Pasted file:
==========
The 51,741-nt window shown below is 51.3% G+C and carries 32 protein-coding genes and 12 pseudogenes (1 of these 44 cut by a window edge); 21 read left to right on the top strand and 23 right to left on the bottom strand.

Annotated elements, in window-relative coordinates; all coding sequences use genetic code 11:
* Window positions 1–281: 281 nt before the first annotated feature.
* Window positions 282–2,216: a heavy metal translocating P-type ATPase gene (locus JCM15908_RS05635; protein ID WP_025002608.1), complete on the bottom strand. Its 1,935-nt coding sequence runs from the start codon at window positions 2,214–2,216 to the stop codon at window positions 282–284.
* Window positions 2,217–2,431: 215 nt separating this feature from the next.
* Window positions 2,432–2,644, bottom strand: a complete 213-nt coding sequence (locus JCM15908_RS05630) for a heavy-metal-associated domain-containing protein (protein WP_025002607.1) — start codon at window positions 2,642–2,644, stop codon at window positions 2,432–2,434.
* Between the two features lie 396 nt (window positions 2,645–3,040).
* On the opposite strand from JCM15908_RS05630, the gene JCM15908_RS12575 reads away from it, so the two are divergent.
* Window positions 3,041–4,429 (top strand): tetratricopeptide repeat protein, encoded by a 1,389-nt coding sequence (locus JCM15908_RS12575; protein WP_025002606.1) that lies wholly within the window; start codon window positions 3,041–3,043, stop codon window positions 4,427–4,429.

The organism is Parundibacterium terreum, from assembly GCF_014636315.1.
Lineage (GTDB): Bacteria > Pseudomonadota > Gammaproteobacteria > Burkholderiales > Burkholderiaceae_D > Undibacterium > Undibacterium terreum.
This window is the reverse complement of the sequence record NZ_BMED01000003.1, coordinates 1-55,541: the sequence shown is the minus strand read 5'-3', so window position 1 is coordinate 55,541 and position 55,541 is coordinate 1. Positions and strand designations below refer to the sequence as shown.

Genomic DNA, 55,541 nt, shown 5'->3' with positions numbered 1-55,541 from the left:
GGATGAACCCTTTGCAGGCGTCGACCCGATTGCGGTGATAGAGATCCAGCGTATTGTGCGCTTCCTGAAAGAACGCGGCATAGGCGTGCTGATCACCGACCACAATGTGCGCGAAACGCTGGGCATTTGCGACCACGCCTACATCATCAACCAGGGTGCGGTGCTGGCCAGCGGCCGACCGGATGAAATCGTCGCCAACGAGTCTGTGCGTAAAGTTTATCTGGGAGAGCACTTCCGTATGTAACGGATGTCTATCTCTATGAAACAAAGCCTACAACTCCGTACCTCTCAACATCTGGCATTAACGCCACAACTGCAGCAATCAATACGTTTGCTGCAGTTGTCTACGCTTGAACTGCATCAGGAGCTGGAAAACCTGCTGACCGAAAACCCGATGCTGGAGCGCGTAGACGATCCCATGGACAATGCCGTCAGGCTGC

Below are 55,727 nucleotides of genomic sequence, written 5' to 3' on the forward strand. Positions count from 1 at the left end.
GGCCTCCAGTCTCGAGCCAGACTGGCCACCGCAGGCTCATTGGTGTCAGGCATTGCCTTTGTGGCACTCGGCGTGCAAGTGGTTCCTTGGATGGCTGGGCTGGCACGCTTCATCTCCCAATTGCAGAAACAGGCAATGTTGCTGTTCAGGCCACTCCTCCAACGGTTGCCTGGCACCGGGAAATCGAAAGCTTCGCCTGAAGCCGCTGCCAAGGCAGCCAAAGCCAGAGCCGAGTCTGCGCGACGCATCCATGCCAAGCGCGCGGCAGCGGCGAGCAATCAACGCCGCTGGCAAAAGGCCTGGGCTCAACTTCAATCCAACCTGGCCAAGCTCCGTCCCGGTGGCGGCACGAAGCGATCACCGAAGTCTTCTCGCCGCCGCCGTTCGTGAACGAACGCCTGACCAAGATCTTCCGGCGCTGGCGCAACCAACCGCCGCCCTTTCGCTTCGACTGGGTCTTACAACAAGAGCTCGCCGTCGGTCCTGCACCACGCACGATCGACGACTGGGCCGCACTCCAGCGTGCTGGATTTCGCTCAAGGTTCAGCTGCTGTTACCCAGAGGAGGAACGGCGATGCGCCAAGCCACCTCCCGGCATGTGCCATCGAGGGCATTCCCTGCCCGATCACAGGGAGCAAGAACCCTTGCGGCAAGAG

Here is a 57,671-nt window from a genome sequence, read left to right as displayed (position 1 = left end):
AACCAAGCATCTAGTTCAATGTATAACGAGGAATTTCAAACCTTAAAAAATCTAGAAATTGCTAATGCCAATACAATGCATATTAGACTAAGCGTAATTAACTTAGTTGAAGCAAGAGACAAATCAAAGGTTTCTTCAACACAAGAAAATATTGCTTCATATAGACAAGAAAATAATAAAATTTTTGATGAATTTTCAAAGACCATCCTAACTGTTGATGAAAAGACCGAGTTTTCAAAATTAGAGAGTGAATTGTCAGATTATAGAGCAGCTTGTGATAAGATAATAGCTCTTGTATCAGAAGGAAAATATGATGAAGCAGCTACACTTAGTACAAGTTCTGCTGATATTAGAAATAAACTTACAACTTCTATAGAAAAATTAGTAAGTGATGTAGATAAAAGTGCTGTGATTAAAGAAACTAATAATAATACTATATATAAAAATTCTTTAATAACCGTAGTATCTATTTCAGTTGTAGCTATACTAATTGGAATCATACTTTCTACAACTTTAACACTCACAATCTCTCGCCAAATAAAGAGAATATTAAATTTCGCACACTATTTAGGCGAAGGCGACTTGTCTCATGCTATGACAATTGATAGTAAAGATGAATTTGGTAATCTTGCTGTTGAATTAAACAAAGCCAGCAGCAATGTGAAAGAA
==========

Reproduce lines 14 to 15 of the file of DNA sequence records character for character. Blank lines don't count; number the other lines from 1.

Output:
GGATGAACCCTTTGCAGGCGTCGACCCGATTGCGGTGATAGAGATCCAGCGTATTGTGCGCTTCCTGAAAGAACGCGGCATAGGCGTGCTGATCACCGACCACAATGTGCGCGAAACGCTGGGCATTTGCGACCACGCCTACATCATCAACCAGGGTGCGGTGCTGGCCAGCGGCCGACCGGATGAAATCGTCGCCAACGAGTCTGTGCGTAAAGTTTATCTGGGAGAGCACTTCCGTATGTAACGGATGTCTATCTCTATGAAACAAAGCCTACAACTCCGTACCTCTCAACATCTGGCATTAACGCCACAACTGCAGCAATCAATACGTTTGCTGCAGTTGTCTACGCTTGAACTGCATCAGGAGCTGGAAAACCTGCTGACCGAAAACCCGATGCTGGAGCGCGTAGACGATCCCATGGACAATGCCGTCAGGCTGC

Below are 55,727 nucleotides of genomic sequence, written 5' to 3' on the forward strand. Positions count from 1 at the left end.